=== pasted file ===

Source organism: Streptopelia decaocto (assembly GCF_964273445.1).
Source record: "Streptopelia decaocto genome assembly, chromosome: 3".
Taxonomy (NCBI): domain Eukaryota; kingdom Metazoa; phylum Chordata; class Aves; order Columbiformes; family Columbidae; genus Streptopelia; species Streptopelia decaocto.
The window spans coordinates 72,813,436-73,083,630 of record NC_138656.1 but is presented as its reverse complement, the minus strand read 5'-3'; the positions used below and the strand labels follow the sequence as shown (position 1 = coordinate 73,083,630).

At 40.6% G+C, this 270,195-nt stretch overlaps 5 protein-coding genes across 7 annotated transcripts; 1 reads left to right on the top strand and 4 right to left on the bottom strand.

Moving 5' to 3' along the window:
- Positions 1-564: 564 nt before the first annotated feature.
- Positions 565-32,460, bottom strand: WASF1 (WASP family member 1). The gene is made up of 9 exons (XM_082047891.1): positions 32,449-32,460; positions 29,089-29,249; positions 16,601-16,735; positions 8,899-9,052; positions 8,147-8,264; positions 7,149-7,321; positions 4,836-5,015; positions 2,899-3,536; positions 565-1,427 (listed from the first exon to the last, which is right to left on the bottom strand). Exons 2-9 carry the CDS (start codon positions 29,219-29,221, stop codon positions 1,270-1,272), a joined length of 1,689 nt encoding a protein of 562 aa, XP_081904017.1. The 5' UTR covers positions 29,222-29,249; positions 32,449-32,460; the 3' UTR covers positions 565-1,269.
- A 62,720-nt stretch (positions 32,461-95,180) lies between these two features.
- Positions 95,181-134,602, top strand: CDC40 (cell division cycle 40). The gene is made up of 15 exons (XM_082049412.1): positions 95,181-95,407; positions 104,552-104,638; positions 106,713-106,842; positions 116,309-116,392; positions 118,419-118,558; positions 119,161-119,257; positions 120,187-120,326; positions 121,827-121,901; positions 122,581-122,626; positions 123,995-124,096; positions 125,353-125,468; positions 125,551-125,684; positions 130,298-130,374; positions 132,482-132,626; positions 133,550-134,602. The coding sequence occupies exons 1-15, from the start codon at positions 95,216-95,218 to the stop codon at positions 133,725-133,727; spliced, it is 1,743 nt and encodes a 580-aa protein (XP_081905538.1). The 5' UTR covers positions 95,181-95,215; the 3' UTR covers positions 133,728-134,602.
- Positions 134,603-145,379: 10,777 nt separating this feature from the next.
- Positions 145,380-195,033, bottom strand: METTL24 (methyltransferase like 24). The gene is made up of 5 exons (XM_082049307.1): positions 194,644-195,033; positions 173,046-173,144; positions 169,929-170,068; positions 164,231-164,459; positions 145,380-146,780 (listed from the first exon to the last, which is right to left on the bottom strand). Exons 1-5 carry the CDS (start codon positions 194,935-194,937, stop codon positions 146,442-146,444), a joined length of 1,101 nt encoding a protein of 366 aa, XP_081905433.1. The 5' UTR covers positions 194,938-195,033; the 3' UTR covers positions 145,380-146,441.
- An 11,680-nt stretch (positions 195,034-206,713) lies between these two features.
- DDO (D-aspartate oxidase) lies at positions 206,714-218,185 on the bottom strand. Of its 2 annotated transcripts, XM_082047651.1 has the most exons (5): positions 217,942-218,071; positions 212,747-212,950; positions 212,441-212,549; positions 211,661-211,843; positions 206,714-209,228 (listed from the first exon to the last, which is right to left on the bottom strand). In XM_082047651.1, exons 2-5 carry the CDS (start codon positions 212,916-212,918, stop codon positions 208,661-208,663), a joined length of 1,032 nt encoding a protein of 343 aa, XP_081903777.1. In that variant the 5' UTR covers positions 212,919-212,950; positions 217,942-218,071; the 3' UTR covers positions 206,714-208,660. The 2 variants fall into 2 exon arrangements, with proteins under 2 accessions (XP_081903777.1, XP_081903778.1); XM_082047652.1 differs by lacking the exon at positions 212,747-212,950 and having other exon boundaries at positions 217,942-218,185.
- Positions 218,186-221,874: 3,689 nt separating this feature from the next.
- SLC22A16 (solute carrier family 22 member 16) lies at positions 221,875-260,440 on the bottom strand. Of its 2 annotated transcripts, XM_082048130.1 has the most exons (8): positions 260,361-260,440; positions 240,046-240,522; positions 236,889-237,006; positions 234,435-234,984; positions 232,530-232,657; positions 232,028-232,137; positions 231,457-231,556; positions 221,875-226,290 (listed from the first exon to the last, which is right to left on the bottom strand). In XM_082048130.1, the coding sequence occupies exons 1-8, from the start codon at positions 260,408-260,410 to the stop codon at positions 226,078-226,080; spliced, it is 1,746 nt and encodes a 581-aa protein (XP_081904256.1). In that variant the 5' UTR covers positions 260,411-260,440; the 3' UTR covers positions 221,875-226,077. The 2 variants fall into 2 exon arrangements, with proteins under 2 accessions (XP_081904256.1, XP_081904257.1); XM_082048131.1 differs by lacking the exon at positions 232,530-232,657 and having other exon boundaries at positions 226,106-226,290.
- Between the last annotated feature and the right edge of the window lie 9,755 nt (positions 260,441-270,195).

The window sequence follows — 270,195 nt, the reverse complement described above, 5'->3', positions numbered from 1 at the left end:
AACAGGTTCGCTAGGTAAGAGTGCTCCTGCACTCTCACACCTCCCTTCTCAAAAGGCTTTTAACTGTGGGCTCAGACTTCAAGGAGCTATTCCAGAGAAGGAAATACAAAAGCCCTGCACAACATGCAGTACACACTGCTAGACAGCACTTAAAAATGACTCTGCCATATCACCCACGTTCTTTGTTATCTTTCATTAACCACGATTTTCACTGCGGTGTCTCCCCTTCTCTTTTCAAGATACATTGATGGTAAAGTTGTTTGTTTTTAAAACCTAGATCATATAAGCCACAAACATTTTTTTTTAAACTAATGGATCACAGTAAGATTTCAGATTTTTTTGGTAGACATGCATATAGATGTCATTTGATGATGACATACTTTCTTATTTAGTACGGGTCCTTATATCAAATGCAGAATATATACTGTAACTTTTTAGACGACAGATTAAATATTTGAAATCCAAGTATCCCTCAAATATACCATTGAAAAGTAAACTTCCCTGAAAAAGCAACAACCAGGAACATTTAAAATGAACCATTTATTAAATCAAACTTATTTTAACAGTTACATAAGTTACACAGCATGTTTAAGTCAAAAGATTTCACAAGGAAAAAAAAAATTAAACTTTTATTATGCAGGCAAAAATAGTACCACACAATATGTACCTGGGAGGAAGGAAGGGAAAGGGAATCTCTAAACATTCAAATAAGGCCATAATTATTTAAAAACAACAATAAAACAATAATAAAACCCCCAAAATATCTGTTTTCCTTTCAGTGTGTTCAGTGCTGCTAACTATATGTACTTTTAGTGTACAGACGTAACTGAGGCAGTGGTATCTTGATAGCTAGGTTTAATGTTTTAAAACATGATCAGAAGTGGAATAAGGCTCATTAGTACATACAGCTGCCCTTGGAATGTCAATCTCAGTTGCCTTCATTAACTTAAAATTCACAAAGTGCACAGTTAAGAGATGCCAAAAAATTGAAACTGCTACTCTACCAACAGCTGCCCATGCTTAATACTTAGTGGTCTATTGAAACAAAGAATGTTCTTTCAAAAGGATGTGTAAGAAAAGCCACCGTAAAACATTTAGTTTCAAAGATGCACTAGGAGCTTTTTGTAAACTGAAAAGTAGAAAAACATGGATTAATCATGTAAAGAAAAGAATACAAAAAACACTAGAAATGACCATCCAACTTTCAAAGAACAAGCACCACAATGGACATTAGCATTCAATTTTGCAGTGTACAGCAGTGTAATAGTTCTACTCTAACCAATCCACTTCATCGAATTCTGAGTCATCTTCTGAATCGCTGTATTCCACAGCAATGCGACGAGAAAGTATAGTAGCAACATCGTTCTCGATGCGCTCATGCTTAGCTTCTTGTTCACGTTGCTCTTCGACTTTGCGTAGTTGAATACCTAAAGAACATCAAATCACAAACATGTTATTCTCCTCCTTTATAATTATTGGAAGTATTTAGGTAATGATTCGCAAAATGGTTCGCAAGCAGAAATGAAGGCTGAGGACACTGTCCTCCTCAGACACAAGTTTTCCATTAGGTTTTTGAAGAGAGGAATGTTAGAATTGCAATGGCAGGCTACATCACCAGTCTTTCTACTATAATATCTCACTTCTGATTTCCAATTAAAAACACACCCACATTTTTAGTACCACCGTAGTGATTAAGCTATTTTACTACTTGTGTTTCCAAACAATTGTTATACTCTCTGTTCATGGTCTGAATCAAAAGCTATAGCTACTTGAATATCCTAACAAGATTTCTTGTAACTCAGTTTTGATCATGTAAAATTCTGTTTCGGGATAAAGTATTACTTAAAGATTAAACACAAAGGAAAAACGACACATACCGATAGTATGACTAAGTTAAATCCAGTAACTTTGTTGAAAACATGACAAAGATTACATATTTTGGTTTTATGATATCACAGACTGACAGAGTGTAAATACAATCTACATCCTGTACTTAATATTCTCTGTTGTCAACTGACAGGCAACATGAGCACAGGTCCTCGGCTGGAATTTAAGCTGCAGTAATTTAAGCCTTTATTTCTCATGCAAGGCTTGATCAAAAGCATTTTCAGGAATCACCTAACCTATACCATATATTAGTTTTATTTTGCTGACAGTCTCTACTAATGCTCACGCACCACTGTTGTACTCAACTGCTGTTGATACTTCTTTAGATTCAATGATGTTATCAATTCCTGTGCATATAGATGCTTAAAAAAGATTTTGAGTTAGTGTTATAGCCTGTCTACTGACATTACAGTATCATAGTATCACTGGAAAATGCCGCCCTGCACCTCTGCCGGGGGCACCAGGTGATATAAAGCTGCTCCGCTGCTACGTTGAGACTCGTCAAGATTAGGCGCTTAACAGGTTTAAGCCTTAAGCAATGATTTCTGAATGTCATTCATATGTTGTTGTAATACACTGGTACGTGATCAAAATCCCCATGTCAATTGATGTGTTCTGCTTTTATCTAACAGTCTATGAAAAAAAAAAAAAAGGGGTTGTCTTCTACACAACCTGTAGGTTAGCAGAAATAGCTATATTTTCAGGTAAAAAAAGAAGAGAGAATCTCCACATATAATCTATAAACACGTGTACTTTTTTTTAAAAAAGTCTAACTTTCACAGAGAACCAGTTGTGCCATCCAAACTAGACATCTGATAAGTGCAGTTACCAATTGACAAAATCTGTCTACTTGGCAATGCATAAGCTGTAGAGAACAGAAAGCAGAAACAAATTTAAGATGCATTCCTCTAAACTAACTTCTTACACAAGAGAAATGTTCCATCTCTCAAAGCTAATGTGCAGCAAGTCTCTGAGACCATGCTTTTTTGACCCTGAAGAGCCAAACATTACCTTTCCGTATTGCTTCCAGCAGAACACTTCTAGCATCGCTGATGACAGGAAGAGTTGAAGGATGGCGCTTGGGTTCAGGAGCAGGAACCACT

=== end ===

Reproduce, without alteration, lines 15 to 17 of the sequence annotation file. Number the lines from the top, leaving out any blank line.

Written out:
- Positions 218,186-221,874: 3,689 nt separating this feature from the next.
- SLC22A16 (solute carrier family 22 member 16) lies at positions 221,875-260,440 on the bottom strand. Of its 2 annotated transcripts, XM_082048130.1 has the most exons (8): positions 260,361-260,440; positions 240,046-240,522; positions 236,889-237,006; positions 234,435-234,984; positions 232,530-232,657; positions 232,028-232,137; positions 231,457-231,556; positions 221,875-226,290 (listed from the first exon to the last, which is right to left on the bottom strand). In XM_082048130.1, the coding sequence occupies exons 1-8, from the start codon at positions 260,408-260,410 to the stop codon at positions 226,078-226,080; spliced, it is 1,746 nt and encodes a 581-aa protein (XP_081904256.1). In that variant the 5' UTR covers positions 260,411-260,440; the 3' UTR covers positions 221,875-226,077. The 2 variants fall into 2 exon arrangements, with proteins under 2 accessions (XP_081904256.1, XP_081904257.1); XM_082048131.1 differs by lacking the exon at positions 232,530-232,657 and having other exon boundaries at positions 226,106-226,290.
- Between the last annotated feature and the right edge of the window lie 9,755 nt (positions 260,441-270,195).